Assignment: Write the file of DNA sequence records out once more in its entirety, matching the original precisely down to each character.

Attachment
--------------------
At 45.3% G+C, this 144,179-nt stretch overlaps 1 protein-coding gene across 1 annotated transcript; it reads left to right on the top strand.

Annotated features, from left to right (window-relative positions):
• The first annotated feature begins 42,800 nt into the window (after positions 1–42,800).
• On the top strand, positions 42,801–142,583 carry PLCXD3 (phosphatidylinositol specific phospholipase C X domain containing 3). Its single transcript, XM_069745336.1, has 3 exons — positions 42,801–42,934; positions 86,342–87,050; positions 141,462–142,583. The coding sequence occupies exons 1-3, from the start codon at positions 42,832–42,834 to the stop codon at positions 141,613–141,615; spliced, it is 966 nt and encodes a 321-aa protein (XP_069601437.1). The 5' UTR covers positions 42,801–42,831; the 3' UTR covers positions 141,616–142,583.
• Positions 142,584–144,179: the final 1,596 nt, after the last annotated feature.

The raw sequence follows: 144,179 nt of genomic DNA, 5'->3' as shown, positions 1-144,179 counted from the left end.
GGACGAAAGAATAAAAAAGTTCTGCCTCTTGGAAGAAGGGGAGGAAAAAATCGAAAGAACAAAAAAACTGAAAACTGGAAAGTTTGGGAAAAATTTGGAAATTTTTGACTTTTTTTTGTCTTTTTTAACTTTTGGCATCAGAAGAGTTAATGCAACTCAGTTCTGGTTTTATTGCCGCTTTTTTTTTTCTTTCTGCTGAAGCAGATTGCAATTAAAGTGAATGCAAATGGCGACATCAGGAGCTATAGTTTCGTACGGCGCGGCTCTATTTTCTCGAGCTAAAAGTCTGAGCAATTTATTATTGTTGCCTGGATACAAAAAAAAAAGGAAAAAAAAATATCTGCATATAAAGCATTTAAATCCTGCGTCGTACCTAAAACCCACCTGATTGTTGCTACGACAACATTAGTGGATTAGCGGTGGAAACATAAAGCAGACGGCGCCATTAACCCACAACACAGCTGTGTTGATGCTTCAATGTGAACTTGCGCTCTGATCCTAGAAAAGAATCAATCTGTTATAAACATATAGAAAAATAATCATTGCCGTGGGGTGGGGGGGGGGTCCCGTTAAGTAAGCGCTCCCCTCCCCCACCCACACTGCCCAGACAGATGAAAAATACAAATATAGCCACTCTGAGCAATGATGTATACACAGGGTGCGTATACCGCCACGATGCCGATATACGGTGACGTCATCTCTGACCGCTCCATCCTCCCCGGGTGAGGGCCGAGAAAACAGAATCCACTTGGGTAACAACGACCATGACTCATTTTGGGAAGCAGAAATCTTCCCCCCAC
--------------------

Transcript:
At 45.3% G+C, this 144,179-nt stretch overlaps 1 protein-coding gene across 1 annotated transcript; it reads left to right on the top strand.

Annotated features, from left to right (window-relative positions):
• The first annotated feature begins 42,800 nt into the window (after positions 1–42,800).
• On the top strand, positions 42,801–142,583 carry PLCXD3 (phosphatidylinositol specific phospholipase C X domain containing 3). Its single transcript, XM_069745336.1, has 3 exons — positions 42,801–42,934; positions 86,342–87,050; positions 141,462–142,583. The coding sequence occupies exons 1-3, from the start codon at positions 42,832–42,834 to the stop codon at positions 141,613–141,615; spliced, it is 966 nt and encodes a 321-aa protein (XP_069601437.1). The 5' UTR covers positions 42,801–42,831; the 3' UTR covers positions 141,616–142,583.
• Positions 142,584–144,179: the final 1,596 nt, after the last annotated feature.

The raw sequence follows: 144,179 nt of genomic DNA, 5'->3' as shown, positions 1-144,179 counted from the left end.
GGACGAAAGAATAAAAAAGTTCTGCCTCTTGGAAGAAGGGGAGGAAAAAATCGAAAGAACAAAAAAACTGAAAACTGGAAAGTTTGGGAAAAATTTGGAAATTTTTGACTTTTTTTTGTCTTTTTTAACTTTTGGCATCAGAAGAGTTAATGCAACTCAGTTCTGGTTTTATTGCCGCTTTTTTTTTTCTTTCTGCTGAAGCAGATTGCAATTAAAGTGAATGCAAATGGCGACATCAGGAGCTATAGTTTCGTACGGCGCGGCTCTATTTTCTCGAGCTAAAAGTCTGAGCAATTTATTATTGTTGCCTGGATACAAAAAAAAAAGGAAAAAAAAATATCTGCATATAAAGCATTTAAATCCTGCGTCGTACCTAAAACCCACCTGATTGTTGCTACGACAACATTAGTGGATTAGCGGTGGAAACATAAAGCAGACGGCGCCATTAACCCACAACACAGCTGTGTTGATGCTTCAATGTGAACTTGCGCTCTGATCCTAGAAAAGAATCAATCTGTTATAAACATATAGAAAAATAATCATTGCCGTGGGGTGGGGGGGGGGTCCCGTTAAGTAAGCGCTCCCCTCCCCCACCCACACTGCCCAGACAGATGAAAAATACAAATATAGCCACTCTGAGCAATGATGTATACACAGGGTGCGTATACCGCCACGATGCCGATATACGGTGACGTCATCTCTGACCGCTCCATCCTCCCCGGGTGAGGGCCGAGAAAACAGAATCCACTTGGGTAACAACGACCATGACTCATTTTGGGAAGCAGAAATCTTCCCCCCAC